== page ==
Many states lowered the drinking age to 18 in the 1970s in response to the 26th Amendment, which lowered the voting age. A surge in drunken-driving deaths followed. In 1984, Congress set 21 as the national drinking age, capping a campaign by the nonprofit Mothers Against Drunk Driving.  

Since then, researchers say, public policy has favored the alcohol industry.  

The federal government last raised its excise tax on alcohol in 1991. Excise taxes are based on volume, rather than price, so they have eroded in value over years of inflation. State taxes, too, have remained relatively flat. 

One 2020 study found excise taxes declined in value by more than 70 percent between 1970 and 2018.  

“The industry talks about fighting for stomach share” against dairies and soft drink companies, Jernigan said. “The declining effective tax rate makes their products more competitive with all the other liquids.” 

The COVID-19 pandemic prompted a fresh round of policy aimed at making liquor more accessible.  

When the pandemic hit, most states declared that liquor stores were essential businesses. That decision came partly to aid people with alcohol use disorder who otherwise might have gone into withdrawal, and partly to keep casual drinkers happy. 

“It became a heck of a lot easier to get alcohol. We introduced home delivery and carryout cocktails,” Jernigan said. “Now, you have DoorDash, Grubhub, Uber: Anybody can deliver alcohol to your door.” 

Researchers feared the new rules made it too easy to get alcohol. They tested the delivery services in Massachusetts.  

“One of my colleagues,” Jernigan said, “they delivered alcohol to her 10-year-old.” 

Ramped-up marketing efforts, increased affordability, the COVID pandemic and changing norms for women all help explain why alcohol consumption is rising — at a time when waves of research suggest drinking causes more harm than good.  

A series of influential meta-studies in recent years have more or less established that even moderate drinking raises the odds of illness and premature death.  

The research community is divided, and the health risks from moderate drinking are small. But anyone who follows the news has absorbed the oft-stated maxim, “No amount of alcohol is good for you.”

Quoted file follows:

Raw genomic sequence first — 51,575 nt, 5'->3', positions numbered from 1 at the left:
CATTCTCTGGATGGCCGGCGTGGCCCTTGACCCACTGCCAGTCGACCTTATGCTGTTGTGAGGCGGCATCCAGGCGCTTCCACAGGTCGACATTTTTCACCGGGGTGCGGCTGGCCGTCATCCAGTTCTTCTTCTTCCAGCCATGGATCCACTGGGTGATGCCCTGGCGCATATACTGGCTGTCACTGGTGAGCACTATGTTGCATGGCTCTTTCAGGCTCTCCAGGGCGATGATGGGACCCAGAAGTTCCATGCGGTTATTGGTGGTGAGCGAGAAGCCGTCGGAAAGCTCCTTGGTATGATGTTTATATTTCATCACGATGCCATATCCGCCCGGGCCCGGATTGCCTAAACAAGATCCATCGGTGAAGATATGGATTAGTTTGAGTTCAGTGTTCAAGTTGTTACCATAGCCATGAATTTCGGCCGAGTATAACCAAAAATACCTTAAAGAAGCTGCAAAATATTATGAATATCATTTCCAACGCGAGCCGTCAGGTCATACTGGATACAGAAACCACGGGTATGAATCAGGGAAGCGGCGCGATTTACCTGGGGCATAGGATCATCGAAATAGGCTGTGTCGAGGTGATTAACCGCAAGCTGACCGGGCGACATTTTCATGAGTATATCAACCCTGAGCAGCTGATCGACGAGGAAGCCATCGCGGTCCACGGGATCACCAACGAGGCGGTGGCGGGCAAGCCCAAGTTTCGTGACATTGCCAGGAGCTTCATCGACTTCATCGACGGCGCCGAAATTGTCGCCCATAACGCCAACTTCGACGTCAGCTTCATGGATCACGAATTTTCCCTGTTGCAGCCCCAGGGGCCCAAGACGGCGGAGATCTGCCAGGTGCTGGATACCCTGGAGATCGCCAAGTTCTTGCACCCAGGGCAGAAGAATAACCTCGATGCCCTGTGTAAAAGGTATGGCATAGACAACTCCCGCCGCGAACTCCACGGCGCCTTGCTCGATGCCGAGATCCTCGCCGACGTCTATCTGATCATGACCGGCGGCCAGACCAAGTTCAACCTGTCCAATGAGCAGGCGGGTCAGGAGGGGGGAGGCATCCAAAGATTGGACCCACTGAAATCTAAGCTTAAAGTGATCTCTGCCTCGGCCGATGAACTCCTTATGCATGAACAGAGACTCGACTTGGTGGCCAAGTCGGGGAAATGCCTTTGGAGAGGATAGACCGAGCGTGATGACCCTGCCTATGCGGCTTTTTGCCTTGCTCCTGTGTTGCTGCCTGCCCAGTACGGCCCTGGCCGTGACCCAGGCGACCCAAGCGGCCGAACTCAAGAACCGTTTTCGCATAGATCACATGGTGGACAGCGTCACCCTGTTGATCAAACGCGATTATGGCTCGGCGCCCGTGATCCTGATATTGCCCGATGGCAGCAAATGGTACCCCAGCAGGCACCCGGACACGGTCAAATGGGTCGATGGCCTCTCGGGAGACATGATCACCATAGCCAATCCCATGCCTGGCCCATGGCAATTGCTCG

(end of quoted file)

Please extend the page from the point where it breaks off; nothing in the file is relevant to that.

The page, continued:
And yet, Americans continue to drink more liquor, year after year.  

Researchers theorize that drinkers have made peace with the mild health risks of alcohol, just as they have weighed the pleasures and perils of consuming a ribeye steak or a pint of Ben & Jerry’s.  

“They think of it more like desserts they eat or meat,” said William Kerr, senior scientist at the nonprofit Alcohol Research Group. “And it’s kind of true. It has kind of similar long-term risks.” 

In fact, researchers ascribe some of the increase in alcohol consumption to the generation that includes both Ben and Jerry. Baby boomers, born between 1946 and 1964, came of age in an era of rising alcohol consumption. And they “are continuing to drink into older ages,” Kerr said.  

About 63 percent of all Americans drink, according to Gallup polling. The figure has fluctuated between 55 percent and 71 percent since the late 1930s.  

Wealthy and college-educated people are far more likely to drink than less affluent, less educated Americans. Churchgoers are less likely to drink than nonreligious people. White people are more likely to drink than Black or Hispanic people. 

Underage drinking has declined precipitously in recent years, a public-health victory that gives researchers hope for a less alcoholic future. 

“Alcohol drinking in adolescents has gone down consistently since the 1980s,” said Andrea King, a professor of psychiatry at the University of Chicago. “We’re getting more binge drinking, but we’re getting a lot more students abstaining.”